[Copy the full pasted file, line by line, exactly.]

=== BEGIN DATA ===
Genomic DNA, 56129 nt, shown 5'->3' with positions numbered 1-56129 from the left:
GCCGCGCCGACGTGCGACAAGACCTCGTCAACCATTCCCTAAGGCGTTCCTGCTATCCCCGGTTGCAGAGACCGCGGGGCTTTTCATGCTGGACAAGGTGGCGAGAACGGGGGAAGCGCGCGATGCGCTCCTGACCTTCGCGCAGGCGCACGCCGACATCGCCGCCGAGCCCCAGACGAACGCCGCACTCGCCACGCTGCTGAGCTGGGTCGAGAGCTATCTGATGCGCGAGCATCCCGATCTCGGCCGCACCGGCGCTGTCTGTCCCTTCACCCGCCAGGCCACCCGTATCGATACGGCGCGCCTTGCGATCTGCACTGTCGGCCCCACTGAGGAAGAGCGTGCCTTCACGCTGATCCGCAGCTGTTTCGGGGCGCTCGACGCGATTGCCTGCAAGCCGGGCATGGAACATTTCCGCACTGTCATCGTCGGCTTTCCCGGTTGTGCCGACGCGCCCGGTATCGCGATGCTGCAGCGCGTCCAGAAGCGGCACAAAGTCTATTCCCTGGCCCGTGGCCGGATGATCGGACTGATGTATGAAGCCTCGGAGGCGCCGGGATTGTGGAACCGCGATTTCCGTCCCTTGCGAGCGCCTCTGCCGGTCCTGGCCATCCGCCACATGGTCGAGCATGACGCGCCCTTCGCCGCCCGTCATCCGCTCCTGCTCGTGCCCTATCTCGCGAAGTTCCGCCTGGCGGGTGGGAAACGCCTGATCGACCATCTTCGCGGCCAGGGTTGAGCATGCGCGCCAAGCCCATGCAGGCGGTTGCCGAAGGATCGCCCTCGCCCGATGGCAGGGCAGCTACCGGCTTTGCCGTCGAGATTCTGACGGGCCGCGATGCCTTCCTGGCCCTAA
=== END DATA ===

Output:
Genomic DNA, 56129 nt, shown 5'->3' with positions numbered 1-56129 from the left:
GCCGCGCCGACGTGCGACAAGACCTCGTCAACCATTCCCTAAGGCGTTCCTGCTATCCCCGGTTGCAGAGACCGCGGGGCTTTTCATGCTGGACAAGGTGGCGAGAACGGGGGAAGCGCGCGATGCGCTCCTGACCTTCGCGCAGGCGCACGCCGACATCGCCGCCGAGCCCCAGACGAACGCCGCACTCGCCACGCTGCTGAGCTGGGTCGAGAGCTATCTGATGCGCGAGCATCCCGATCTCGGCCGCACCGGCGCTGTCTGTCCCTTCACCCGCCAGGCCACCCGTATCGATACGGCGCGCCTTGCGATCTGCACTGTCGGCCCCACTGAGGAAGAGCGTGCCTTCACGCTGATCCGCAGCTGTTTCGGGGCGCTCGACGCGATTGCCTGCAAGCCGGGCATGGAACATTTCCGCACTGTCATCGTCGGCTTTCCCGGTTGTGCCGACGCGCCCGGTATCGCGATGCTGCAGCGCGTCCAGAAGCGGCACAAAGTCTATTCCCTGGCCCGTGGCCGGATGATCGGACTGATGTATGAAGCCTCGGAGGCGCCGGGATTGTGGAACCGCGATTTCCGTCCCTTGCGAGCGCCTCTGCCGGTCCTGGCCATCCGCCACATGGTCGAGCATGACGCGCCCTTCGCCGCCCGTCATCCGCTCCTGCTCGTGCCCTATCTCGCGAAGTTCCGCCTGGCGGGTGGGAAACGCCTGATCGACCATCTTCGCGGCCAGGGTTGAGCATGCGCGCCAAGCCCATGCAGGCGGTTGCCGAAGGATCGCCCTCGCCCGATGGCAGGGCAGCTACCGGCTTTGCCGTCGAGATTCTGACGGGCCGCGATGCCTTCCTGGCCCTAA